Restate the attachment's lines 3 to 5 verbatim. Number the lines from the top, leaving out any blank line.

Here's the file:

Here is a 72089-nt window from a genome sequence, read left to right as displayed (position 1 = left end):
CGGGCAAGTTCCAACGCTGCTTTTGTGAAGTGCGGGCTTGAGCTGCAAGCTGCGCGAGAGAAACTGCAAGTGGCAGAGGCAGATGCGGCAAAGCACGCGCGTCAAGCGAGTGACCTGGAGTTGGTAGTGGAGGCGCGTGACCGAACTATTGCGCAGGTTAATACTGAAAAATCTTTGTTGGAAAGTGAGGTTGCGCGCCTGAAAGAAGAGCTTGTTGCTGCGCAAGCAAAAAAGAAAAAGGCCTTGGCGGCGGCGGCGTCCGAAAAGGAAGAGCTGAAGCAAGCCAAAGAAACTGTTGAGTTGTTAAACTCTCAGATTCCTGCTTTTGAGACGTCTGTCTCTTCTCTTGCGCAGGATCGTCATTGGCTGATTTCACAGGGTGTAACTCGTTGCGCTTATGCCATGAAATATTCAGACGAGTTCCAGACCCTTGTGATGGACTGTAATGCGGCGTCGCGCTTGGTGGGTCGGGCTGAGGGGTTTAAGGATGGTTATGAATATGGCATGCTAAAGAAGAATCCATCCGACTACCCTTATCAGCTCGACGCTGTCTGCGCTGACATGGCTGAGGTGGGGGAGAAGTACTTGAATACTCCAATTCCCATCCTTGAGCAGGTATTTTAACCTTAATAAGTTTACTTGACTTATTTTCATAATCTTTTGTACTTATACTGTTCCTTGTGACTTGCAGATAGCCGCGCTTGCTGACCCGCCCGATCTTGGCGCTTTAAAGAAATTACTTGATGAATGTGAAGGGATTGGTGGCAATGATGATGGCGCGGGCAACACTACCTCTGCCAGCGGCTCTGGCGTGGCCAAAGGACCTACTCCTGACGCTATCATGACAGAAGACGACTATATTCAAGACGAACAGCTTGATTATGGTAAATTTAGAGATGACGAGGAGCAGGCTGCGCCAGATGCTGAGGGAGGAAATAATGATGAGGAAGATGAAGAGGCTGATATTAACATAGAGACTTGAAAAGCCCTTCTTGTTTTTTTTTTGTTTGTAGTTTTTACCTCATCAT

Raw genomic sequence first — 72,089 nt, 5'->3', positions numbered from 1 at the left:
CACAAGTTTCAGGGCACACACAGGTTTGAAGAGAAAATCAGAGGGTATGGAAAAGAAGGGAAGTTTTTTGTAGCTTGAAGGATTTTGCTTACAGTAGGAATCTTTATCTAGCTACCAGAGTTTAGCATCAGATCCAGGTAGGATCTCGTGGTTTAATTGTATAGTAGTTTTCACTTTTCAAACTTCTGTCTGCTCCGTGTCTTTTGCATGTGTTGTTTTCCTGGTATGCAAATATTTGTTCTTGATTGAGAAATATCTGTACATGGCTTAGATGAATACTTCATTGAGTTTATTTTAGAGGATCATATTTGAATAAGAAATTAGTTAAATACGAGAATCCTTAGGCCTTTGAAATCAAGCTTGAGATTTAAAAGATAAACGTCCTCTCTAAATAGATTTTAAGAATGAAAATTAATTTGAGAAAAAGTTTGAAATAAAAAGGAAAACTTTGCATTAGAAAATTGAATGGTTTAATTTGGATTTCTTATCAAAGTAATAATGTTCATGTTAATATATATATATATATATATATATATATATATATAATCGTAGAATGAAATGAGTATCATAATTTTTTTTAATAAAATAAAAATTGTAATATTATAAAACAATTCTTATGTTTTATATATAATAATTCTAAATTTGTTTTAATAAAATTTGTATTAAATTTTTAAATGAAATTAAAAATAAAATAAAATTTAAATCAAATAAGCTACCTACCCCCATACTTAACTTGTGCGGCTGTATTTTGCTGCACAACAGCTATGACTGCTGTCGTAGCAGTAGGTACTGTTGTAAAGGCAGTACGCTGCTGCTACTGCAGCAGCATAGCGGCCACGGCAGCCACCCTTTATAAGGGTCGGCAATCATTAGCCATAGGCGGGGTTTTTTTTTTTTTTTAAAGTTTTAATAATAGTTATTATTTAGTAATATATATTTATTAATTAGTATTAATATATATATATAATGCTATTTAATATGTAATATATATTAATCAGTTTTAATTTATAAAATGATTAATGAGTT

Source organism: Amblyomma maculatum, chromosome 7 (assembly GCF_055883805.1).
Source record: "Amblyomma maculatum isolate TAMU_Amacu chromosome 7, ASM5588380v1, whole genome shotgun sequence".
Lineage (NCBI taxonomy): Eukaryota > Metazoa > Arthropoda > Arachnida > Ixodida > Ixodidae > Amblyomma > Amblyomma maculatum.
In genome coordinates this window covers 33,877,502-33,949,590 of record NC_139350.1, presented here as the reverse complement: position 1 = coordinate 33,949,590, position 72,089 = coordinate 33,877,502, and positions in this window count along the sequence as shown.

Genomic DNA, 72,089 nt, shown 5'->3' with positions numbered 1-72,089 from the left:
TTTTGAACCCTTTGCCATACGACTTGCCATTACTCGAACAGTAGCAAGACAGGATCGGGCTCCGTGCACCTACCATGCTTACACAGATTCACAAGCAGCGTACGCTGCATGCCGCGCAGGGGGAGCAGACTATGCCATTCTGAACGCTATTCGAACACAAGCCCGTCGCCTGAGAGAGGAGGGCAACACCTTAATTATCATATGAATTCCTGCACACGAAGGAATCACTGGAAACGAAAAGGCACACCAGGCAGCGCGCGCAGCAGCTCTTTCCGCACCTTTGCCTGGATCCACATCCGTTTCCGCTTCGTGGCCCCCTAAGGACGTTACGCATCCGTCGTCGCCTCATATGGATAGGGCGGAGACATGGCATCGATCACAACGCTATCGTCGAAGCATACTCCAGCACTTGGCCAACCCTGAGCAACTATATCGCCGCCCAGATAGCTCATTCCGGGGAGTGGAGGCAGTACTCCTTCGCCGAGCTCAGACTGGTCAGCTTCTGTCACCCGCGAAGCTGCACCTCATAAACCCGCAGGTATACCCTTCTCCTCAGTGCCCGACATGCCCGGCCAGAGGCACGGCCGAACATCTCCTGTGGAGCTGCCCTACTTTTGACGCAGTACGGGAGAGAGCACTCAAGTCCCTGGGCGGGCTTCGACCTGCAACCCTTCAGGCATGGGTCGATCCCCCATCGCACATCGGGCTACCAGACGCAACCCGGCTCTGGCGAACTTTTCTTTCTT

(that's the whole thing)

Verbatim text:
Raw genomic sequence first — 72,089 nt, 5'->3', positions numbered from 1 at the left:
CACAAGTTTCAGGGCACACACAGGTTTGAAGAGAAAATCAGAGGGTATGGAAAAGAAGGGAAGTTTTTTGTAGCTTGAAGGATTTTGCTTACAGTAGGAATCTTTATCTAGCTACCAGAGTTTAGCATCAGATCCAGGTAGGATCTCGTGGTTTAATTGTATAGTAGTTTTCACTTTTCAAACTTCTGTCTGCTCCGTGTCTTTTGCATGTGTTGTTTTCCTGGTATGCAAATATTTGTTCTTGATTGAGAAATATCTGTACATGGCTTAGATGAATACTTCATTGAGTTTATTTTAGAGGATCATATTTGAATAAGAAATTAGTTAAATACGAGAATCCTTAGGCCTTTGAAATCAAGCTTGAGATTTAAAAGATAAACGTCCTCTCTAAATAGATTTTAAGAATGAAAATTAATTTGAGAAAAAGTTTGAAATAAAAAGGAAAACTTTGCATTAGAAAATTGAATGGTTTAATTTGGATTTCTTATCAAAGTAATAATGTTCATGTTAATATATATATATATATATATATATATATATATATAATCGTAGAATGAAATGAGTATCATAATTTTTTTTAATAAAATAAAAATTGTAATATTATAAAACAATTCTTATGTTTTATATATAATAATTCTAAATTTGTTTTAATAAAATTTGTATTAAATTTTTAAATGAAATTAAAAATAAAATAAAATTTAAATCAAATAAGCTACCTACCCCCATACTTAACTTGTGCGGCTGTATTTTGCTGCACAACAGCTATGACTGCTGTCGTAGCAGTAGGTACTGTTGTAAAGGCAGTACGCTGCTGCTACTGCAGCAGCATAGCGGCCACGGCAGCCACCCTTTATAAGGGTCGGCAATCATTAGCCATAGGCGGGGTTTTTTTTTTTTTTTAAAGTTTTAATAATAGTTATTATTTAGTAATATATATTTATTAATTAGTATTAATATATATATATAATGCTATTTAATATGTAATATATATTAATCAGTTTTAATTTATAAAATGATTAATGAGTT

Source organism: Amblyomma maculatum, chromosome 7 (assembly GCF_055883805.1).